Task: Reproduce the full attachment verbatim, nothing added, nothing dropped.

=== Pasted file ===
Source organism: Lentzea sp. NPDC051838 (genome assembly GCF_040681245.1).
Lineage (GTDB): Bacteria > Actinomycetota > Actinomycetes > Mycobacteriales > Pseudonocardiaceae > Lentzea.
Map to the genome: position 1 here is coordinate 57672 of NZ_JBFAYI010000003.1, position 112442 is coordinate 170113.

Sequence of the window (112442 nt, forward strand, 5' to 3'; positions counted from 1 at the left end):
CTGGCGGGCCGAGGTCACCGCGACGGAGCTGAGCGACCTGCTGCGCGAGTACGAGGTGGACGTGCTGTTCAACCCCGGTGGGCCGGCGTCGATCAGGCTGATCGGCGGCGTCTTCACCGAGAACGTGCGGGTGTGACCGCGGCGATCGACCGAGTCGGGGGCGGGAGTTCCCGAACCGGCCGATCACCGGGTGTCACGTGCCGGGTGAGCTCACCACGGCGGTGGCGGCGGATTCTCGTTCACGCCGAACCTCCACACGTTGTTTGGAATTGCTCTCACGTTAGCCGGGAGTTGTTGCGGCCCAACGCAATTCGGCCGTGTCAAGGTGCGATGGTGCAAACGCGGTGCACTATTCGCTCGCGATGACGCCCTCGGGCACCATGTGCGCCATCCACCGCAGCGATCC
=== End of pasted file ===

Source organism: Lentzea sp. NPDC051838 (genome assembly GCF_040681245.1).
Lineage (GTDB): Bacteria > Actinomycetota > Actinomycetes > Mycobacteriales > Pseudonocardiaceae > Lentzea.
Map to the genome: position 1 here is coordinate 57672 of NZ_JBFAYI010000003.1, position 112442 is coordinate 170113.

Sequence of the window (112442 nt, forward strand, 5' to 3'; positions counted from 1 at the left end):
CTGGCGGGCCGAGGTCACCGCGACGGAGCTGAGCGACCTGCTGCGCGAGTACGAGGTGGACGTGCTGTTCAACCCCGGTGGGCCGGCGTCGATCAGGCTGATCGGCGGCGTCTTCACCGAGAACGTGCGGGTGTGACCGCGGCGATCGACCGAGTCGGGGGCGGGAGTTCCCGAACCGGCCGATCACCGGGTGTCACGTGCCGGGTGAGCTCACCACGGCGGTGGCGGCGGATTCTCGTTCACGCCGAACCTCCACACGTTGTTTGGAATTGCTCTCACGTTAGCCGGGAGTTGTTGCGGCCCAACGCAATTCGGCCGTGTCAAGGTGCGATGGTGCAAACGCGGTGCACTATTCGCTCGCGATGACGCCCTCGGGCACCATGTGCGCCATCCACCGCAGCGATCC